The Coffins of Djedptahiufankh

    The ornately painted coffins in which the mummy of Djedptahiufankh was found were not originally made for him and had belonged to an individual named Nesshuenopet. The coffin board which was discovered covering the mummy is also not original to Djedptahiufankh and experts (perhaps due to its stylistic differences) believe that it had originally been fashioned for another person who is unnamed. From the intact condition of Djedptahiufankh's mummy, it is safe to assume that these coffins and the coffin board found with them were not substitute coffins used by a reburial commission to replace a set that had been destroyed by thieves, and are therefore the ones in which Djedptahiufankh had originally been buried. This may indicate that he had died unexpectedly at a young age, prior to completing a coffin set for himself. The youthful appearance of his mummy tends to confirm this. (Source Bibliography: CCR, 200ff.; DRN, 201, 207, 212.) Source Abbreviation Key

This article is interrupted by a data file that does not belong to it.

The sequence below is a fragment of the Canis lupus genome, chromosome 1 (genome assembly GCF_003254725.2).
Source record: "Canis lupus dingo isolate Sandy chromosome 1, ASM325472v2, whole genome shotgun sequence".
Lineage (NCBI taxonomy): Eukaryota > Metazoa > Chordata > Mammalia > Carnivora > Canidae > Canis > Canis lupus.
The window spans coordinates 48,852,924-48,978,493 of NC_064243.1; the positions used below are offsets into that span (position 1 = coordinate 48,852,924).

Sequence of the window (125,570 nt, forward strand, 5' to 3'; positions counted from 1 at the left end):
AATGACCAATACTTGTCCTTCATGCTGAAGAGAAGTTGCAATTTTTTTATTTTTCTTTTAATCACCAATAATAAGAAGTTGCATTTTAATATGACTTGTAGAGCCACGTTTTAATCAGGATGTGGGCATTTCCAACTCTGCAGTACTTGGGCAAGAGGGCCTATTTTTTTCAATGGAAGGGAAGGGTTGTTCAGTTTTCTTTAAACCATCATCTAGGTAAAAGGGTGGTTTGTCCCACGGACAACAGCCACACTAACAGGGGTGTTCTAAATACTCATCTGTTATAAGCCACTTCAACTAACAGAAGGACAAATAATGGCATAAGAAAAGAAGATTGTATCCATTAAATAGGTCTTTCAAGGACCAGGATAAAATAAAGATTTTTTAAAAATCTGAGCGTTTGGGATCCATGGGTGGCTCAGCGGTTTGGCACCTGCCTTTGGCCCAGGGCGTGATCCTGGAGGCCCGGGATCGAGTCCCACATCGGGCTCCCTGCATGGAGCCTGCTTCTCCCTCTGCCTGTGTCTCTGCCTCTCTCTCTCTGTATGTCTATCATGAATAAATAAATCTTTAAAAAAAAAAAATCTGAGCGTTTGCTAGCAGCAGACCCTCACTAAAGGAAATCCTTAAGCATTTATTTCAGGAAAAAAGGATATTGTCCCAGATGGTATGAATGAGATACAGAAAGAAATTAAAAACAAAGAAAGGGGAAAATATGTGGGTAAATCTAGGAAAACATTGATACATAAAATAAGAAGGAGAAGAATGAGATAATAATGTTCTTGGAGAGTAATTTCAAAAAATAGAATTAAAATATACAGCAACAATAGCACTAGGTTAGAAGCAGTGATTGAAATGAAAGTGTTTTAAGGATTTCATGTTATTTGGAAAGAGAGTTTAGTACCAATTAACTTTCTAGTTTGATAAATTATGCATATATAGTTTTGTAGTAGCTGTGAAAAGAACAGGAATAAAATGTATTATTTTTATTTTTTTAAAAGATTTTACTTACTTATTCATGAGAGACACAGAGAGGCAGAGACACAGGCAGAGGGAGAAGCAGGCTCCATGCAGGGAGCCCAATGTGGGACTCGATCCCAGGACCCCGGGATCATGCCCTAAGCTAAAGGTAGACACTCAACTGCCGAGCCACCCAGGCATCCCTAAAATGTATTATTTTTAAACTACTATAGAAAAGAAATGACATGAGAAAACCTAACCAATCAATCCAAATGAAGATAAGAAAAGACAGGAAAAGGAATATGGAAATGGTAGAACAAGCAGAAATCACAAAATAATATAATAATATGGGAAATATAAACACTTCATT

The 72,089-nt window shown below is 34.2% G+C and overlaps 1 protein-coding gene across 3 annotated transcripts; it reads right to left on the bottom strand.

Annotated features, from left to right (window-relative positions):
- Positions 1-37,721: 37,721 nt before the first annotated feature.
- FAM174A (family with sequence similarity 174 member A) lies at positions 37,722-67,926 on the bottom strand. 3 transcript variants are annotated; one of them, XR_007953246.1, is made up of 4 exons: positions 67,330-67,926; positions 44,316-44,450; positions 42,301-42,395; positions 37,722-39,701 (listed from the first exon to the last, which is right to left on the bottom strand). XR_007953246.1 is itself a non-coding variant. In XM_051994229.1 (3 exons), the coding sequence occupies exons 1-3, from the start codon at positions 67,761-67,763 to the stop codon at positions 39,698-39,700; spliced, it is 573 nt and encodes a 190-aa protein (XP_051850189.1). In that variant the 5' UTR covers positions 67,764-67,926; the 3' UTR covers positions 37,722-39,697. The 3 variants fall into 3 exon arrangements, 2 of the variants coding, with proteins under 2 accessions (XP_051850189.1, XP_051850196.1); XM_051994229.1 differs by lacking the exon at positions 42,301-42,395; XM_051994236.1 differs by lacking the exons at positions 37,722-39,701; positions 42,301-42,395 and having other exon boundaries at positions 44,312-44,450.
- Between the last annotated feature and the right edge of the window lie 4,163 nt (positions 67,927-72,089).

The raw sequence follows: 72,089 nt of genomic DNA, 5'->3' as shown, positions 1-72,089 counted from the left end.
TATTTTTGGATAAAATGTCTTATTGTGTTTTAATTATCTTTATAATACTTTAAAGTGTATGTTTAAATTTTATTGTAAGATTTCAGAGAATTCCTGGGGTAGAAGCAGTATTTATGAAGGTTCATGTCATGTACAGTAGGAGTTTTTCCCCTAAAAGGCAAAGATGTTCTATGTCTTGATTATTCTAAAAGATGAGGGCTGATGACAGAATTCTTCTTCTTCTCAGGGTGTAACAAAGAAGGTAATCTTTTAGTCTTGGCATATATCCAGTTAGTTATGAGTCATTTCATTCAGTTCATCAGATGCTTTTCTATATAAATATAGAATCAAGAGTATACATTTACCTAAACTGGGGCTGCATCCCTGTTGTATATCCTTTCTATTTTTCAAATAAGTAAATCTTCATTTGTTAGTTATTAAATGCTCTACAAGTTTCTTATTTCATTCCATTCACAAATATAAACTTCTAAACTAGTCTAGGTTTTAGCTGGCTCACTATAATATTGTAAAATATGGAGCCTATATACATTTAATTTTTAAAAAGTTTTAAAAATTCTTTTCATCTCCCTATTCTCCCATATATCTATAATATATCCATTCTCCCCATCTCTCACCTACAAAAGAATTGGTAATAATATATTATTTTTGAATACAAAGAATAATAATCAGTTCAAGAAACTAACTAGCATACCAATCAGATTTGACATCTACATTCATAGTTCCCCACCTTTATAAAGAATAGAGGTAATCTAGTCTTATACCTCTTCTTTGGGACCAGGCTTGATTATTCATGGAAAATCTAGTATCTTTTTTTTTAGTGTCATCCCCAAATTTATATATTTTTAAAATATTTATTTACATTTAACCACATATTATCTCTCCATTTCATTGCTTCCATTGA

Outer coffin lid and interior of outer coffin.
From Georges Daressy's Cercueils des cachettes royales (Cairo, 1909.)
Click photo to enlarge.

 


Inner coffin lid and interior of inner coffin.
From Georges Daressy's Cercueils des cachettes royales (Cairo, 1909.)
Click photo to enlarge.

 


Coffin board.
From Georges Daressy, Cercueils des cachettes royales (Cairo, 1909.)
Click photo to enlarge.

 


Gilded mask of Djedptahiufankh's inner coffin.
Photo credit: CESRAS.

 


Side panel of Djedptahiufankh's outer coffin with inner coffin visible within.
Photo credit: CESRAS.

 


Foot of inner coffin.
Photo credit: CESRAS.

 


Detail of painted collar on inner coffin.
Photo credit: CESRAS.

 


Detail of coffin decoration depicting Osiris.
Photo credit: CESRAS.

        The Center for Egyptological Studies of the Russian Academy of Sciences (CESRAS) maintains an extensive collection of online images available for public use on Flickr. The above CESRAS color images of the coffins of Djedptahiufankh provide a valuable photographic record of these beautiful objects, currently on display at the Egyptian Museum in Cairo. Additionally, CESRAS has posted large size scans of many of the photographic plates from George Daressy's historically important 1909 work, Cercueils des cachettes royales which are also featured on this page.

More close up images of this coffin's decorations and inscriptions may be seen by going to the CESRAS Djedptahiufankh photostream

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